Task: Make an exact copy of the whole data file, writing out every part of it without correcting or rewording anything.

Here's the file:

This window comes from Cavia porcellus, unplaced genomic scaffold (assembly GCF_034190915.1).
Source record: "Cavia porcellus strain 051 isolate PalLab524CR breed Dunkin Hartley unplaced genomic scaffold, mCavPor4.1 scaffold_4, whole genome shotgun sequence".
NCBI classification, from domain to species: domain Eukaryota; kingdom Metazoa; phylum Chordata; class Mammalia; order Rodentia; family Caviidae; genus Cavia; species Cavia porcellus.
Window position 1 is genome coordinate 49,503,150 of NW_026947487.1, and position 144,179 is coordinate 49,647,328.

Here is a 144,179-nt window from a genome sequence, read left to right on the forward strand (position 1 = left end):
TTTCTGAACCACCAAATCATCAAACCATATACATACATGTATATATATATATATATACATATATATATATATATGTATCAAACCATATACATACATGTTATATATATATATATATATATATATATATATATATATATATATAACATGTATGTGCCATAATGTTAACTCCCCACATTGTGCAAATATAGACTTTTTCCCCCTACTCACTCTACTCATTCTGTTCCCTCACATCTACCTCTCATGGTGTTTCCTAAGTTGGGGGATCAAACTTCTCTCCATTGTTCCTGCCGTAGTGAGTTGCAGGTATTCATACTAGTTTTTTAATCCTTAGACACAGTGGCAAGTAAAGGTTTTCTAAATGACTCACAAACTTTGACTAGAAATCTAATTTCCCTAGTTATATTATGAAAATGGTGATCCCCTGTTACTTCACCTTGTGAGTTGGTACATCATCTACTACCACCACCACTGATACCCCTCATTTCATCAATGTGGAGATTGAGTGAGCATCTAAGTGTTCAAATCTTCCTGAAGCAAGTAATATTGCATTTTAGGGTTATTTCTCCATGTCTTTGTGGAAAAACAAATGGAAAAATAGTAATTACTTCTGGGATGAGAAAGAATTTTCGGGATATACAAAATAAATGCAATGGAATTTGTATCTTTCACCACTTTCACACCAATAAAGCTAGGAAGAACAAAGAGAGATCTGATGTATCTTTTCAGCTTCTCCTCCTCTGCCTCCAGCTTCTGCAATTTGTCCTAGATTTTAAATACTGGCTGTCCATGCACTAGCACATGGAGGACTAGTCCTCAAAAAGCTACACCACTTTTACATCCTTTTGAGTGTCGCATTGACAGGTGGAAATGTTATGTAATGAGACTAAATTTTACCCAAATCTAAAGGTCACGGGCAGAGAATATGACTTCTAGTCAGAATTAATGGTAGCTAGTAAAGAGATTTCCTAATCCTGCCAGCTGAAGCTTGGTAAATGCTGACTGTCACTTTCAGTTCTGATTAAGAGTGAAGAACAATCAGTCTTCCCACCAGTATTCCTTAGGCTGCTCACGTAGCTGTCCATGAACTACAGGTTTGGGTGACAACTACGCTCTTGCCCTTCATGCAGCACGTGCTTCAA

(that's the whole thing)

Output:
This window comes from Cavia porcellus, unplaced genomic scaffold (assembly GCF_034190915.1).
Source record: "Cavia porcellus strain 051 isolate PalLab524CR breed Dunkin Hartley unplaced genomic scaffold, mCavPor4.1 scaffold_4, whole genome shotgun sequence".
NCBI classification, from domain to species: domain Eukaryota; kingdom Metazoa; phylum Chordata; class Mammalia; order Rodentia; family Caviidae; genus Cavia; species Cavia porcellus.
Window position 1 is genome coordinate 49,503,150 of NW_026947487.1, and position 144,179 is coordinate 49,647,328.

Here is a 144,179-nt window from a genome sequence, read left to right on the forward strand (position 1 = left end):
TTTCTGAACCACCAAATCATCAAACCATATACATACATGTATATATATATATATATACATATATATATATATATGTATCAAACCATATACATACATGTTATATATATATATATATATATATATATATATATATATATATATAACATGTATGTGCCATAATGTTAACTCCCCACATTGTGCAAATATAGACTTTTTCCCCCTACTCACTCTACTCATTCTGTTCCCTCACATCTACCTCTCATGGTGTTTCCTAAGTTGGGGGATCAAACTTCTCTCCATTGTTCCTGCCGTAGTGAGTTGCAGGTATTCATACTAGTTTTTTAATCCTTAGACACAGTGGCAAGTAAAGGTTTTCTAAATGACTCACAAACTTTGACTAGAAATCTAATTTCCCTAGTTATATTATGAAAATGGTGATCCCCTGTTACTTCACCTTGTGAGTTGGTACATCATCTACTACCACCACCACTGATACCCCTCATTTCATCAATGTGGAGATTGAGTGAGCATCTAAGTGTTCAAATCTTCCTGAAGCAAGTAATATTGCATTTTAGGGTTATTTCTCCATGTCTTTGTGGAAAAACAAATGGAAAAATAGTAATTACTTCTGGGATGAGAAAGAATTTTCGGGATATACAAAATAAATGCAATGGAATTTGTATCTTTCACCACTTTCACACCAATAAAGCTAGGAAGAACAAAGAGAGATCTGATGTATCTTTTCAGCTTCTCCTCCTCTGCCTCCAGCTTCTGCAATTTGTCCTAGATTTTAAATACTGGCTGTCCATGCACTAGCACATGGAGGACTAGTCCTCAAAAAGCTACACCACTTTTACATCCTTTTGAGTGTCGCATTGACAGGTGGAAATGTTATGTAATGAGACTAAATTTTACCCAAATCTAAAGGTCACGGGCAGAGAATATGACTTCTAGTCAGAATTAATGGTAGCTAGTAAAGAGATTTCCTAATCCTGCCAGCTGAAGCTTGGTAAATGCTGACTGTCACTTTCAGTTCTGATTAAGAGTGAAGAACAATCAGTCTTCCCACCAGTATTCCTTAGGCTGCTCACGTAGCTGTCCATGAACTACAGGTTTGGGTGACAACTACGCTCTTGCCCTTCATGCAGCACGTGCTTCAA